While you’re here, can I trouble you to listen to this? It’s my new EP, available now (that’s NOW) from Bandcamp, iTunes, Spotify, Tidal, Google Play, Apple Music, and wherever you stream/download your music.

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Coming across something unexpectedly excellent – the widening of musical tastes in the MP3 era

Way early on in the life of this blog I wrote about the idea of a canon of pop music and the unintended effects that the propagation of this canon by music media might have. The only real beef I have with a Mojo-style pop music canon is that it tends to construct its narrative around a smallish group – Sinatra, Presley, Beatles, Stones, Brian Wilson, Lou Reed, Marvin Gaye, Stevie Wonder, the Smiths, etc. – and forget the rest a little bit. But the rest constitute 99% of all the artists who have ever made records, and to convince yourself that none of them ever managed to release any really amazing music because they didn’t do it at album length, repeatedly, well, that’s looking at pop all wrong. One of pop music’s chief pleasures is the song you really love by an artist you otherwise have no real use for. Pop is a democratic form, probably the most democratic art form. Even workaday talents might pull three minutes of spectacular out of the bag in a way that just couldn’t happen amongst novelists (for example). Coming across something unexpectedly excellent – something that makes you change your mind about an artist you’d previously dismissed entirely – used to be a rare pleasure. If you’re anything like me, nowadays that can happen all the time.

This is old news for many fans, I know, but in case some of you haven’t quite put this all together in your head, it happened because of changes in technology, principally the MP3 and later technologies like Bittorrent, Limewire and Soulseek, which allowed people to download almost anything, by anyone, within a minute or two. You could now see whether you liked something without having to hear it first on the radio or part with money for it. So a generation of serious, deep-listening fans grew up, then, without inheriting the traditional (rockist) assumptions about what old music was worthwhile and what wasn’t, which were useful to my generation (I’m 32) principally as a filter. These kids grew up trying a bit of everything. The rockism-versus-poptimism argument that dominated critical circles in the early noughties has long been settled in pop’s favour. It’s resulted in a generation of music-makers who think about and consume music the same way the vast majority of music fans always have, without their tastes and aesthetics being circumscribed by ideology.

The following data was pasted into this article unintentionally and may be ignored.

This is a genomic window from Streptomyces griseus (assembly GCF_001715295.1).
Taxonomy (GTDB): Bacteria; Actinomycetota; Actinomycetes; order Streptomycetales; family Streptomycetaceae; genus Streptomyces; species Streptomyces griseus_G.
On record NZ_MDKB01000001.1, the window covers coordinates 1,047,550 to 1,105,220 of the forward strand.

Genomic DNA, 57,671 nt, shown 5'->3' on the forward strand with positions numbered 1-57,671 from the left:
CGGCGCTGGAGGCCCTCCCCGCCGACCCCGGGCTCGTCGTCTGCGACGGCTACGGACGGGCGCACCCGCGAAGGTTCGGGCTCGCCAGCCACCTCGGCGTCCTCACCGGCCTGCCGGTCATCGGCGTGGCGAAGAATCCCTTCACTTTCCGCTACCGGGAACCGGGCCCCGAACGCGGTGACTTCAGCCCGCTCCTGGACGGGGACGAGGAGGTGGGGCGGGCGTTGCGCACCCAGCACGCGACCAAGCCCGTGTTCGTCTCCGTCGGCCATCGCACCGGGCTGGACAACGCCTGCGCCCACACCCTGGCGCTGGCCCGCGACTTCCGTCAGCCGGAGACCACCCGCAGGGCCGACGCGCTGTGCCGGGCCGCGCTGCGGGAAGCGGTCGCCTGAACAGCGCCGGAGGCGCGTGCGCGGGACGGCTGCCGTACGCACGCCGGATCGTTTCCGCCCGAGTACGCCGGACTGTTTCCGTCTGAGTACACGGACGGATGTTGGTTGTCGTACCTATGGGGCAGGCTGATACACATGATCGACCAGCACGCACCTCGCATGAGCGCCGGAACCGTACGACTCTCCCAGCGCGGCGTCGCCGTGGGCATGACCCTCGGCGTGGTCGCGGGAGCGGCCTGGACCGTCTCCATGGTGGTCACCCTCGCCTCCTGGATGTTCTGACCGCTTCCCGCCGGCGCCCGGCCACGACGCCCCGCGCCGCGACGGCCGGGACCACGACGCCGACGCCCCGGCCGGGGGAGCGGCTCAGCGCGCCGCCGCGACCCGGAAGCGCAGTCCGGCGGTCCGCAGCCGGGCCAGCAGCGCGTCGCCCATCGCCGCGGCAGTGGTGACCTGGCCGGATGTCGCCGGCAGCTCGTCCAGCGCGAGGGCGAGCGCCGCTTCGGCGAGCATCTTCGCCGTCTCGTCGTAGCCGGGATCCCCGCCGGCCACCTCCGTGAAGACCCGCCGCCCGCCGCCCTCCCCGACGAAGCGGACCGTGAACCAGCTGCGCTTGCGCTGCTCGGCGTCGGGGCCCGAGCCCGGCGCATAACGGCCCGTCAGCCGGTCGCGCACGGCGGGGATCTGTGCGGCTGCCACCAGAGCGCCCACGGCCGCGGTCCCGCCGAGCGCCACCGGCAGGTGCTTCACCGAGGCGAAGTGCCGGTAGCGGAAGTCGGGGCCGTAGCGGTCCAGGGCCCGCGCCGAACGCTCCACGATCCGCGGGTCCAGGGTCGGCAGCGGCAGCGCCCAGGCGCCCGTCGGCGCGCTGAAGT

When I was a teenager, I relied heavily on received notions of what music was worthwhile and was much more ideological about what I listened to. How else would I know what to part with money for? Over time I’ve come to a position far closer to the poptimist one. My own listening on a daily basis is full of one-shot great songs by artists I have only one song by. My iPod playlists – which I play on my journey to work, more or less daily – are built around the likes of What You Won’t Do For Love by Bobby Caldwell, Guilty by Barbra Streisand and Barry Gibb, Know by Now by Robert Palmer (such unexpected key changes!), More Than This by Roxy Music, Just Be Good to Me by SOS Band, Forget Me Nots by Patrice Rushen (that bass line!), Merrimack River by Mandy Moore (who would have seen that coming?) and Night Walker by Yumi Matsutoya. Some of which I’ve written about here before, others I no doubt will in future. Highlighting some of this stuff for people who don’t normally listen to pop/soul/disco/folk (delete as appropriate) is a major part of the point of this blog. I hope I’m doing it tolerably well.

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The SOS Band – makers of the apocalyptic Just Be Good To Me, written and produced by Jam & Lewis